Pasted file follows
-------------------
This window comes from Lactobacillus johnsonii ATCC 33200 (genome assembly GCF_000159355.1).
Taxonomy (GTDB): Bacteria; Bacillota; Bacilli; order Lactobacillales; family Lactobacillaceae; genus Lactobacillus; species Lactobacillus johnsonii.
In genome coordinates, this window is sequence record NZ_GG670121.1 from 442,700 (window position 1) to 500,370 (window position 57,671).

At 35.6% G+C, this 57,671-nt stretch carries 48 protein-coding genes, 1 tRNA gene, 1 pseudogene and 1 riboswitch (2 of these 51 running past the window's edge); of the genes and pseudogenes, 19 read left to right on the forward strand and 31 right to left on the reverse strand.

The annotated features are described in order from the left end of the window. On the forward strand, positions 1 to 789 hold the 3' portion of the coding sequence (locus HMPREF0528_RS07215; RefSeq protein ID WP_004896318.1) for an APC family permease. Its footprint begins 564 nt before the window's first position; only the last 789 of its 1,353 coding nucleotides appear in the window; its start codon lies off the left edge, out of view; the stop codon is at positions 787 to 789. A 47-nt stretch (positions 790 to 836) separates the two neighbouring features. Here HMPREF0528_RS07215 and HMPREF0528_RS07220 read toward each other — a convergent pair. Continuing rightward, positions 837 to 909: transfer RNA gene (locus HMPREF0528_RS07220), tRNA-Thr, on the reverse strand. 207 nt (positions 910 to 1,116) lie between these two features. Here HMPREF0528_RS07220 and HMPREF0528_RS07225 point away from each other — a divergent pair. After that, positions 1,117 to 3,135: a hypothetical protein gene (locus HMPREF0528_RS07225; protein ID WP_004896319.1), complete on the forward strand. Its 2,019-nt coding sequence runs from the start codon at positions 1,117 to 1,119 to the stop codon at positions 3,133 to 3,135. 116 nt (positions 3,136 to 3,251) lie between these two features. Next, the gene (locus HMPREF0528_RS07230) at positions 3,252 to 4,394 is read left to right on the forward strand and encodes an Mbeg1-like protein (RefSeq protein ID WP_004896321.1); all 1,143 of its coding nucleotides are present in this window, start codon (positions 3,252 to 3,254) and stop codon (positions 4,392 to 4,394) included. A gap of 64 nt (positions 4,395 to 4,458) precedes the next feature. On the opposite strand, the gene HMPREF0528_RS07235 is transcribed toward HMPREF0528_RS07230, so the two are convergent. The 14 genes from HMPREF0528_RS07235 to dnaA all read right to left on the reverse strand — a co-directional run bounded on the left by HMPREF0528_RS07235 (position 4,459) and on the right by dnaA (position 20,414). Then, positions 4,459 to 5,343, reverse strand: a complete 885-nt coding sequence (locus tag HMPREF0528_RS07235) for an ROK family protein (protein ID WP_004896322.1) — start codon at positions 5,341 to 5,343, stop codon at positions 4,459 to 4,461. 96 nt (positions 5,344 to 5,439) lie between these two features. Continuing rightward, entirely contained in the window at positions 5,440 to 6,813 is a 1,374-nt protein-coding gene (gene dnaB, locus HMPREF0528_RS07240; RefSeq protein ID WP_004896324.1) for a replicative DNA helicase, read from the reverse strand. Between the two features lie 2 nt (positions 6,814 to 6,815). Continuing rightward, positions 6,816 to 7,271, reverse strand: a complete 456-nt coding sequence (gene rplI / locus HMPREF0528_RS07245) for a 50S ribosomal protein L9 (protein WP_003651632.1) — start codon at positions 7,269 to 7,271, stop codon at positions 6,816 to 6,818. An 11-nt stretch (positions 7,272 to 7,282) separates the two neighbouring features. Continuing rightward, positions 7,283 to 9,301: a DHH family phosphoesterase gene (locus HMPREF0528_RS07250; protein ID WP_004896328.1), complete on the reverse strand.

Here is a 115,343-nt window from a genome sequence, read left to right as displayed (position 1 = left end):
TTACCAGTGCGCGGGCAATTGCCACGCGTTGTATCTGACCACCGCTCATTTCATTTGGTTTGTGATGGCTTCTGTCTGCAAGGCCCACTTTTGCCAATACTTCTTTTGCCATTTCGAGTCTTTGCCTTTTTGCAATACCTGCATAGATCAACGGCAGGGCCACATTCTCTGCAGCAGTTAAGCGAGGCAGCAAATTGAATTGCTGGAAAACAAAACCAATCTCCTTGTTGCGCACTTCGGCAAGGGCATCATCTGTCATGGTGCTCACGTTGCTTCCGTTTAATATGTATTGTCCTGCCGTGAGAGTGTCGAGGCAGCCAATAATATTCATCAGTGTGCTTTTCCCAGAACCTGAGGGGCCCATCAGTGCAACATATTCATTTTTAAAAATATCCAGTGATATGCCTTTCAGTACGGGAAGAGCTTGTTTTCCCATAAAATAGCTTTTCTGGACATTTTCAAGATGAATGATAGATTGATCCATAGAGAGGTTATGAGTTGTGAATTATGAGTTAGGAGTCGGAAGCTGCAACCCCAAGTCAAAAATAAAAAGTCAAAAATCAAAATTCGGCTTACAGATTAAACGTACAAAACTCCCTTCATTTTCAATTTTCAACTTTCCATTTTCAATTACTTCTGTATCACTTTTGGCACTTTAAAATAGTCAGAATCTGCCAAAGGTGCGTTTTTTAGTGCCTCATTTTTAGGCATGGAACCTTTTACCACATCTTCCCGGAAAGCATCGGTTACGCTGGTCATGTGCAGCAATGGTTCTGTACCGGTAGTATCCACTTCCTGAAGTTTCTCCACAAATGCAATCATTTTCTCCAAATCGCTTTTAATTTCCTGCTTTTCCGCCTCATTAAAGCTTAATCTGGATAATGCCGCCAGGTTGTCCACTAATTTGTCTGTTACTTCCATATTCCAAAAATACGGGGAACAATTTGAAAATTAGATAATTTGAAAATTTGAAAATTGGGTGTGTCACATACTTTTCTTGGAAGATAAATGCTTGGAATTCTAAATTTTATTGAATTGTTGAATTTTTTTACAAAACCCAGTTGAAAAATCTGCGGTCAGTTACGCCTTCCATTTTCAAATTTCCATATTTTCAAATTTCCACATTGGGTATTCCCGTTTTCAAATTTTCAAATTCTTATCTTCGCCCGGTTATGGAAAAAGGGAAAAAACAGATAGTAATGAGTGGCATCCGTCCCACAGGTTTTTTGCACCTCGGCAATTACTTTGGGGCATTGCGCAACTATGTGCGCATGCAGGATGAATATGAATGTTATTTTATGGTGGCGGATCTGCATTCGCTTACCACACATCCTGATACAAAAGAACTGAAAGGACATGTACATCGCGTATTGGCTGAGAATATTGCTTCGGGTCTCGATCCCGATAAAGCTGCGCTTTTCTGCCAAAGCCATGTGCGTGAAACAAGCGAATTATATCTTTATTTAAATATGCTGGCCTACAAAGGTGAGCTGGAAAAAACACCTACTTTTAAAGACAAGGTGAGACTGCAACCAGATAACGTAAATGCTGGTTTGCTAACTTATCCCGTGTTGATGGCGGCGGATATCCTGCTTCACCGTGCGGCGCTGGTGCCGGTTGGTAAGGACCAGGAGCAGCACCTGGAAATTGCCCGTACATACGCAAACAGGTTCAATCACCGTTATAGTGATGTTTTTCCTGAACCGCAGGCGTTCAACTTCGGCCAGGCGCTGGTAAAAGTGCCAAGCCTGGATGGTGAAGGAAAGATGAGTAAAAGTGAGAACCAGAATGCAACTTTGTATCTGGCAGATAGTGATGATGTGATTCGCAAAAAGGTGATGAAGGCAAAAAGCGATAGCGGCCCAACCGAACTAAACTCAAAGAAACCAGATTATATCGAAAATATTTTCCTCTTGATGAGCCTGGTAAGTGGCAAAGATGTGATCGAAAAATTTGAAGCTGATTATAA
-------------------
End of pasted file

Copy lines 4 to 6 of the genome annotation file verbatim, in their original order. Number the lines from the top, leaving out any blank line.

At 35.6% G+C, this 57,671-nt stretch carries 48 protein-coding genes, 1 tRNA gene, 1 pseudogene and 1 riboswitch (2 of these 51 running past the window's edge); of the genes and pseudogenes, 19 read left to right on the forward strand and 31 right to left on the reverse strand.

The annotated features are described in order from the left end of the window. On the forward strand, positions 1 to 789 hold the 3' portion of the coding sequence (locus HMPREF0528_RS07215; RefSeq protein ID WP_004896318.1) for an APC family permease. Its footprint begins 564 nt before the window's first position; only the last 789 of its 1,353 coding nucleotides appear in the window; its start codon lies off the left edge, out of view; the stop codon is at positions 787 to 789. A 47-nt stretch (positions 790 to 836) separates the two neighbouring features. Here HMPREF0528_RS07215 and HMPREF0528_RS07220 read toward each other — a convergent pair. Continuing rightward, positions 837 to 909: transfer RNA gene (locus HMPREF0528_RS07220), tRNA-Thr, on the reverse strand. 207 nt (positions 910 to 1,116) lie between these two features. Here HMPREF0528_RS07220 and HMPREF0528_RS07225 point away from each other — a divergent pair. After that, positions 1,117 to 3,135: a hypothetical protein gene (locus HMPREF0528_RS07225; protein ID WP_004896319.1), complete on the forward strand. Its 2,019-nt coding sequence runs from the start codon at positions 1,117 to 1,119 to the stop codon at positions 3,133 to 3,135. 116 nt (positions 3,136 to 3,251) lie between these two features. Next, the gene (locus HMPREF0528_RS07230) at positions 3,252 to 4,394 is read left to right on the forward strand and encodes an Mbeg1-like protein (RefSeq protein ID WP_004896321.1); all 1,143 of its coding nucleotides are present in this window, start codon (positions 3,252 to 3,254) and stop codon (positions 4,392 to 4,394) included. A gap of 64 nt (positions 4,395 to 4,458) precedes the next feature. On the opposite strand, the gene HMPREF0528_RS07235 is transcribed toward HMPREF0528_RS07230, so the two are convergent. The 14 genes from HMPREF0528_RS07235 to dnaA all read right to left on the reverse strand — a co-directional run bounded on the left by HMPREF0528_RS07235 (position 4,459) and on the right by dnaA (position 20,414). Then, positions 4,459 to 5,343, reverse strand: a complete 885-nt coding sequence (locus tag HMPREF0528_RS07235) for an ROK family protein (protein ID WP_004896322.1) — start codon at positions 5,341 to 5,343, stop codon at positions 4,459 to 4,461. 96 nt (positions 5,344 to 5,439) lie between these two features. Continuing rightward, entirely contained in the window at positions 5,440 to 6,813 is a 1,374-nt protein-coding gene (gene dnaB, locus HMPREF0528_RS07240; RefSeq protein ID WP_004896324.1) for a replicative DNA helicase, read from the reverse strand. Between the two features lie 2 nt (positions 6,814 to 6,815). Continuing rightward, positions 6,816 to 7,271, reverse strand: a complete 456-nt coding sequence (gene rplI / locus HMPREF0528_RS07245) for a 50S ribosomal protein L9 (protein WP_003651632.1) — start codon at positions 7,269 to 7,271, stop codon at positions 6,816 to 6,818. An 11-nt stretch (positions 7,272 to 7,282) separates the two neighbouring features. Continuing rightward, positions 7,283 to 9,301: a DHH family phosphoesterase gene (locus HMPREF0528_RS07250; protein ID WP_004896328.1), complete on the reverse strand.

Here is a 115,343-nt window from a genome sequence, read left to right as displayed (position 1 = left end):